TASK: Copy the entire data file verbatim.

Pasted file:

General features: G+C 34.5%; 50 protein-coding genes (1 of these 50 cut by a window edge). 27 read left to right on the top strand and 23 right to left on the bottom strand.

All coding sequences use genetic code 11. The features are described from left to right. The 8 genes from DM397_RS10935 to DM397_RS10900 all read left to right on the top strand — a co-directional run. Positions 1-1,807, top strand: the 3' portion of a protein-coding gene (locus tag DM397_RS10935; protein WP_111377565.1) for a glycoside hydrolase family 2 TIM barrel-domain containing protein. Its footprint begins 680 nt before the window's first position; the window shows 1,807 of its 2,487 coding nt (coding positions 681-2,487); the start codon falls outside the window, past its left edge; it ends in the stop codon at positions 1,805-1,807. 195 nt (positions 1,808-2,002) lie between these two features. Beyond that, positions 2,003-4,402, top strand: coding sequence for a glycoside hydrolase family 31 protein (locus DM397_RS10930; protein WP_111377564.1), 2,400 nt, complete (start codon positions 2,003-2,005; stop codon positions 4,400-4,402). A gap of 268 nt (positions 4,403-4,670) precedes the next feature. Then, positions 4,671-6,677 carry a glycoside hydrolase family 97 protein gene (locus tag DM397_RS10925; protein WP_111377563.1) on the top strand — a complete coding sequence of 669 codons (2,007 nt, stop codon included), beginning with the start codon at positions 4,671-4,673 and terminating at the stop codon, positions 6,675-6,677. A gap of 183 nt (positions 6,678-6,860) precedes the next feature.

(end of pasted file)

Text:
General features: G+C 34.5%; 50 protein-coding genes (1 of these 50 cut by a window edge). 27 read left to right on the top strand and 23 right to left on the bottom strand.

All coding sequences use genetic code 11. The features are described from left to right. The 8 genes from DM397_RS10935 to DM397_RS10900 all read left to right on the top strand — a co-directional run. Positions 1-1,807, top strand: the 3' portion of a protein-coding gene (locus tag DM397_RS10935; protein WP_111377565.1) for a glycoside hydrolase family 2 TIM barrel-domain containing protein. Its footprint begins 680 nt before the window's first position; the window shows 1,807 of its 2,487 coding nt (coding positions 681-2,487); the start codon falls outside the window, past its left edge; it ends in the stop codon at positions 1,805-1,807. 195 nt (positions 1,808-2,002) lie between these two features. Beyond that, positions 2,003-4,402, top strand: coding sequence for a glycoside hydrolase family 31 protein (locus DM397_RS10930; protein WP_111377564.1), 2,400 nt, complete (start codon positions 2,003-2,005; stop codon positions 4,400-4,402). A gap of 268 nt (positions 4,403-4,670) precedes the next feature. Then, positions 4,671-6,677 carry a glycoside hydrolase family 97 protein gene (locus tag DM397_RS10925; protein WP_111377563.1) on the top strand — a complete coding sequence of 669 codons (2,007 nt, stop codon included), beginning with the start codon at positions 4,671-4,673 and terminating at the stop codon, positions 6,675-6,677. A gap of 183 nt (positions 6,678-6,860) precedes the next feature.